Now i will mention something, probably not so much people will say (i guess) Sound Synthesis is important if you want to have your sound signature, but there’s is a lot of other way to get it. There’s not only Sound Synthesis. Sound Synthesis is Science and Experimentation. It can be very time consuming, and very self rewarding at the end of course. But all the time you pass, to learn, to experiment build you. But along that time you actually not making music. So TRY TO KEEP A BALANCE and try to divided your Dedicated Time to learning, making music, mixing, experiment… on a day basis, or week basis… don’t put all your time by STEPS in the Curve Progression, but instead make small amount at every stage. If it sounding not as you dream (don’t be discouraged !!!), at some point you will reach it.

Are you using Overbridge at all? I’ve just tried to copy a classic prog lead patch from my vintage Minimoog over to the A4 and it sounds pretty darned convincing. Maybe it’s time to do the tutorial I’ve been pondering for so long.

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Took me a year to feel like I really know this synth.
You’re not arrived yet, quite a journey ahead :smile:

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Had mine about 12 months or a little longer and I totally agree. Not something most people are going to pick up on immediately. I owned a MnM and an MD before the A4 and while the workflow as familiar, really getting to know everything the A4//AK can do still took a long time. If one is also new to Elektron, you could effectively add some solid months on top just to learn the way they do things.

Though I’ve always felt, for myself, Elektron’s workflow has always made a ton of sense. Some people hate it. I struggle with anything that is disimilar from it (unless its one knob per function more or less)

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Its fine. OP should get an OB6.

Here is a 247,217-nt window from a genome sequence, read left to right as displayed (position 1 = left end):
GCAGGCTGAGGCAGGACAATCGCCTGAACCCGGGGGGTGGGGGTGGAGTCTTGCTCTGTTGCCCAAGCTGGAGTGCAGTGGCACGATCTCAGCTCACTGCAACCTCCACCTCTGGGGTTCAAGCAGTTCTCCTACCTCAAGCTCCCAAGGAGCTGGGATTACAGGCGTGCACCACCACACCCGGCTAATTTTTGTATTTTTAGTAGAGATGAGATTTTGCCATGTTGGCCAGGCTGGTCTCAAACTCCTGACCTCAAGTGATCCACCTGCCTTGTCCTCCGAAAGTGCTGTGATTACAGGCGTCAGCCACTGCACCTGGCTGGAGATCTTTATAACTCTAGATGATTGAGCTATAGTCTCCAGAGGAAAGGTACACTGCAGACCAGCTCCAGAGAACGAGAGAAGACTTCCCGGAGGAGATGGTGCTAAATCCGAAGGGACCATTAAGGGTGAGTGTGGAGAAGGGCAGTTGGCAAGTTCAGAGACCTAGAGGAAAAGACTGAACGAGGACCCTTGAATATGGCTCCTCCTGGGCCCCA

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Not sure if serious.

Don’t be in a hurry to give up on the A4. I’m working on the above-mentioned tutorial video on a Minimoog-like prog lead and will tackle a classic Prophet-5 style patch next with more to follow if they are helpful to A4 users. I will discuss the basics of synthesis in these tutorials to help viewers get an idea of how the sounds are made and why they sound the way that they do. I’ll ask again: do you use Overbridge?

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Well it can do those sounds, just not very well:stuck_out_tongue_winking_eye:

Its a bit like groundhog day for me:sleeping:

I was forever hearing how weak the MnM sounds:laughing:
I just kept repeating “Easy to use, hard to master”:wink:

And with that I still havent reached my MnM chops with my A4, its a work in progress.:grimacing:

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You got a YouTube channel or SoundCloud so I can hear those mnm chops?

Sure, this is a live recording of a 1 note tune, as in I put 1 middle C note on the first step of track 1 and nothing else.

I used the track trigs and arps, plus a PCR 500 controller set up to mod sounds.

There are a few other MnM only tunes there

Cheers

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That would be great.

Strangely i actually prefer to program the AK to my P6. Odd i know… :slight_smile: